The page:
After learning last April that Smokie, a well-loved woman in his neighborhood, had nowhere to live, he built his first tiny house for her. The project took off on social media, and he raised almost $100,000 in donations to build more of the structures.

L.A. City Councilmembers Joe Buscaino and Curren Price are the two most vocal opponents of Summers’ project. “I’m getting complaints from constituents who have to walk into the streets to avoid them,” Price told the Los Angeles Times in February. At a city meeting last August, Buscaino said the structures are “not the real estate I’m looking for in my district” and that the “only legal use for these is for dogs.” Buscaino and Price did not respond to TakePart’s request for comment.

The two councilmembers and other city officials say Summers’ houses can pose safety risks to residents. Authorities have confiscated a gun and drug-related items from some of the houses, and some area residents have complained about prostitution and narcotics dealing in the homes, according to the Times.

Summers acknowledged the drug problem among the homeless community but argued that casting people back onto the streets is not the way to solve it. “Many of the people have drug addictions that they have no resources to escape from. They want to get sober but don’t have the means to, and when they do, they are forced to live back on the streets where all the dealers roam,” he said. As for the gun removed from one of the houses by law enforcement officers in February, it was a replica Airsoft gun that shoots CO2 pellets, Summers said.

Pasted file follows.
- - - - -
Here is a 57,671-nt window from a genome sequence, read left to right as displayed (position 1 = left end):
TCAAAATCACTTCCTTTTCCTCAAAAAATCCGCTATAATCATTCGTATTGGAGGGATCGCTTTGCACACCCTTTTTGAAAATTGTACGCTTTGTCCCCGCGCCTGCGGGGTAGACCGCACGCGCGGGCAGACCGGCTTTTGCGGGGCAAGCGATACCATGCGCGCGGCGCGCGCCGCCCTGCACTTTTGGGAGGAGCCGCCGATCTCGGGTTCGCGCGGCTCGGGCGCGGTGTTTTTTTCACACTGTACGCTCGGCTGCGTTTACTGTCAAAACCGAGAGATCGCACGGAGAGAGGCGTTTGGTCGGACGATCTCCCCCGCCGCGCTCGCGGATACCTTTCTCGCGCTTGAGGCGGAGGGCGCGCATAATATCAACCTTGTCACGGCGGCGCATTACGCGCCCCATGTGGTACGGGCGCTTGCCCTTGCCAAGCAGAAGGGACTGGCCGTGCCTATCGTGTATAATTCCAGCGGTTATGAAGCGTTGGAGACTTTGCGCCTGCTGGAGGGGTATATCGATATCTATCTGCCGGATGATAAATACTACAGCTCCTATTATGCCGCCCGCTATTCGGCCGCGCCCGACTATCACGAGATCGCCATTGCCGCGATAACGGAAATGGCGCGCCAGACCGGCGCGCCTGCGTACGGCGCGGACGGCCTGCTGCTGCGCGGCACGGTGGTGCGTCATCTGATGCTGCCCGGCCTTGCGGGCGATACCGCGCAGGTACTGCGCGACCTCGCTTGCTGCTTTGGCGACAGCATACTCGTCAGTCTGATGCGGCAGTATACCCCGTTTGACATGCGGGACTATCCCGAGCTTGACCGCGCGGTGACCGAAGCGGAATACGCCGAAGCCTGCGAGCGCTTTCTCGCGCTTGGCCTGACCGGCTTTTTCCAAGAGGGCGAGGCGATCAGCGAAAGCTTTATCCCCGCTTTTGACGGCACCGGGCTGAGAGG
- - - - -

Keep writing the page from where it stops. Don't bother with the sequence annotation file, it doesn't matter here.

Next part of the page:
The activist hopes the city eases its stance on his tiny houses, but in the meantime he plans to buy private land in the city to set up a “village” for the homeless. The village will have more tiny homes and larger, camper-like structures with showers and toilets.

“Even if I have to do it all myself, buying private land and doing it that way, I will,” Summers said. “Either way, I am going to help these people. I won’t turn my back on them.”

This article was originally published on TakePart.